A designed biocatalytic cascade system based on reverse enzymatic catalysis by formate dehydrogenase (EC 126.96.36.199), formaldehyde dehydrogenase (EC 188.8.131.52), and alcohol dehydrogenase (EC 184.108.40.206) can convert carbon dioxide (CO2) to methanol (CH3OH) via formation of formic acid (CHOOH) and formaldehyde (CHOH) during equimolar cofactor oxidation of NADH to NAD+. This reaction is appealing because it represents a double gain: (1) reduction of CO2 and (2) an alternative to fossil fuel based production of CH3OH. The present review evaluates the efficiency of different immobilized enzyme systems and reaction designs that have been explored for optimizing this sequential enzymatic conversion of CO2 to CH3OH, including multilayer microcapsules, bead scaffolds, cationic nanofibers, and membrane systems. The recent progress within efficient cofactor regeneration, protein engineering of the enzymes for robustness, and advanced uses of membrane systems for enzyme reuse and product separation are assessed for large scale implementation of this biocatalytic reaction cascade. Industrial realization of enzymatic CO2 to CH3OH conversion including the option for reaping of formaldehyde and formate during the reaction warrants innovative development. There is a particular need for development of i) better enzymes; ii) improved understanding of enzyme structure function aspects of reverse catalysis by dehydrogenases, iii) quantitative kinetic models of the enzymatic cascade reaction during simultaneous cofactor regeneration, iv) robust systems for regeneration of reducing equivalents.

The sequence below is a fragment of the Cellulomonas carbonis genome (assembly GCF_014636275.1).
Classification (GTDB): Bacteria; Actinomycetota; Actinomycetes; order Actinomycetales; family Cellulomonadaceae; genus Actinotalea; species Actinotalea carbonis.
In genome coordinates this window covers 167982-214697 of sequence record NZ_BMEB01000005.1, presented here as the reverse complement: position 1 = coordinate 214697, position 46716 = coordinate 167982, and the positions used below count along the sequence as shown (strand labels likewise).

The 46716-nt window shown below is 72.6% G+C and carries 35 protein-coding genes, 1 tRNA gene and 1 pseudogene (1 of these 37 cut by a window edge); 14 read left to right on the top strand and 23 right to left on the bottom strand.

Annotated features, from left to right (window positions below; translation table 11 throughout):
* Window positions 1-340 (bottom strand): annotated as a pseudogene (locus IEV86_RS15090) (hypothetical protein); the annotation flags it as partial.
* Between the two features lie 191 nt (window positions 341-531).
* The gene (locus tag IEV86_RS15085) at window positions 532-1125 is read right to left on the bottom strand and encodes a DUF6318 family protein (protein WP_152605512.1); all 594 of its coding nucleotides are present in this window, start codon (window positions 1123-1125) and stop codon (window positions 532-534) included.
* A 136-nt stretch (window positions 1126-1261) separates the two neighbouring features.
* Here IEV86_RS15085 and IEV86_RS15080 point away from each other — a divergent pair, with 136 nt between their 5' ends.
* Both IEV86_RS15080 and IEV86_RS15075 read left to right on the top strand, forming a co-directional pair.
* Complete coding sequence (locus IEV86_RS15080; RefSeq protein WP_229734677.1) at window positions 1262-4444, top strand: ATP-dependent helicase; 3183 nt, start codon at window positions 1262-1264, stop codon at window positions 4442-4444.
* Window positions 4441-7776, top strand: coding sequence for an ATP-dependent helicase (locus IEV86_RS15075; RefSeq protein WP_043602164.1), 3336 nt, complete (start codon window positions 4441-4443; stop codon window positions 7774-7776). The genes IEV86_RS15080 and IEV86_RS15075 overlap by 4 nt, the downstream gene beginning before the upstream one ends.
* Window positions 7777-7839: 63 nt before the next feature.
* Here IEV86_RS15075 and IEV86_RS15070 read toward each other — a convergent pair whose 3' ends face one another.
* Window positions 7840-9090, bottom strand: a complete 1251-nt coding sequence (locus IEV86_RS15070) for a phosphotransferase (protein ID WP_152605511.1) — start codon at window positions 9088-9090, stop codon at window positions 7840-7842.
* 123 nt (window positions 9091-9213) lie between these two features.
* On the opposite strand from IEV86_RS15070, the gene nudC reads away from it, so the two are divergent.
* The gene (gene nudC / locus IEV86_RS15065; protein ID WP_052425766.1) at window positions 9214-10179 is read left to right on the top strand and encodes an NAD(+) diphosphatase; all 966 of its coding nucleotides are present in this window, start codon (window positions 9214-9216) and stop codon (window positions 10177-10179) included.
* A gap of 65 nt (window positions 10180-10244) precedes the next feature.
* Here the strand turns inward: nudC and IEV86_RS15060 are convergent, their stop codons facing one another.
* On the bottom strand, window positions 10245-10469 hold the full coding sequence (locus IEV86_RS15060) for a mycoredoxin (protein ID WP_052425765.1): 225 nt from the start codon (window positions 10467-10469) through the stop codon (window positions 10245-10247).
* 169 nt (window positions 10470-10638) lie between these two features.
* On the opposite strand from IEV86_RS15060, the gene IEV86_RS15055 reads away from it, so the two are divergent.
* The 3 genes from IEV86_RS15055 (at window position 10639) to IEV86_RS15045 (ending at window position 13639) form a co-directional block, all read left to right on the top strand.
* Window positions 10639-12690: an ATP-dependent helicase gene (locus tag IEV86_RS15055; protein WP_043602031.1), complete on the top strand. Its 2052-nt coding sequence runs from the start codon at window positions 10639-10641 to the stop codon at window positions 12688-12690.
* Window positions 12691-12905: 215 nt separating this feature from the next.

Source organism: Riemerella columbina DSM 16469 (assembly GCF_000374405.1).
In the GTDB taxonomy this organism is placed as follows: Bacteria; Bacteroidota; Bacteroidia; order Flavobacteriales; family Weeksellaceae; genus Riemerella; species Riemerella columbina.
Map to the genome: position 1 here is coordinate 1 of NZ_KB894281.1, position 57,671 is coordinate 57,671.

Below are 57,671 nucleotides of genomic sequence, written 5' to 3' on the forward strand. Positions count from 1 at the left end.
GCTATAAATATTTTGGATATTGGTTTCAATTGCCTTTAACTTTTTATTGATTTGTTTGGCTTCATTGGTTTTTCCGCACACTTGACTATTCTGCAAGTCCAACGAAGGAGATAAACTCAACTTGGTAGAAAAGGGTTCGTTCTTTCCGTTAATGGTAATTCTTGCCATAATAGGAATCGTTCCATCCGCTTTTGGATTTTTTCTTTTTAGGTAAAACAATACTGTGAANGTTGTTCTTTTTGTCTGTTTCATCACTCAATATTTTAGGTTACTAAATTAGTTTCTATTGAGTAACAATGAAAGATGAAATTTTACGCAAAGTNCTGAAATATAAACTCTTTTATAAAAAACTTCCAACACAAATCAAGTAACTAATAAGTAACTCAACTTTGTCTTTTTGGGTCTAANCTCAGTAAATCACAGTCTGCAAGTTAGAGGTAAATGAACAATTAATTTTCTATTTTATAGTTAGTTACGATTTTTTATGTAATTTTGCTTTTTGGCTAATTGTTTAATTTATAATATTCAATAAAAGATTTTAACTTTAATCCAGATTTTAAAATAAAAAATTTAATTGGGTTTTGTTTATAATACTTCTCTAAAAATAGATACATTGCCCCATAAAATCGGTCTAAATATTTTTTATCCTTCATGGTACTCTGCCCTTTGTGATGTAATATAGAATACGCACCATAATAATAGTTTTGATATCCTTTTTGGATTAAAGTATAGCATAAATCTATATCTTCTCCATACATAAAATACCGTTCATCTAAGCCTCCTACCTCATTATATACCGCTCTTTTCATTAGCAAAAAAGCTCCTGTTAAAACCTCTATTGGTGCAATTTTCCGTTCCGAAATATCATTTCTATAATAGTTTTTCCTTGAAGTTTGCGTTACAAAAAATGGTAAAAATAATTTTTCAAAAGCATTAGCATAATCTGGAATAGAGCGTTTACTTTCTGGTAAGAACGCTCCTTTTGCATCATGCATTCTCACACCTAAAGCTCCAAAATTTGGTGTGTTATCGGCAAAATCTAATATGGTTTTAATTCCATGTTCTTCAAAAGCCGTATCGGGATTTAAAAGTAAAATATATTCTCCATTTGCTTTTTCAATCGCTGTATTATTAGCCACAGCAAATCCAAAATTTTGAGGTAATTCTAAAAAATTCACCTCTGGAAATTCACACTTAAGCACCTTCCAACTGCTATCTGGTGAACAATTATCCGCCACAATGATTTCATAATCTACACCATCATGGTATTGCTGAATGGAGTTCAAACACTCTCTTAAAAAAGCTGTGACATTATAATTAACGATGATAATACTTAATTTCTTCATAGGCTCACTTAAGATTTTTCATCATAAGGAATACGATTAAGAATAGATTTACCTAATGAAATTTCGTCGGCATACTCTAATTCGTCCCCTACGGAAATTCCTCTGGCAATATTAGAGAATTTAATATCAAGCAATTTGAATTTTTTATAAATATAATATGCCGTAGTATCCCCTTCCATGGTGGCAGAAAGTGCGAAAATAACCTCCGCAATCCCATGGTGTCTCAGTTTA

- CO2 conversion
- Cofactor regeneration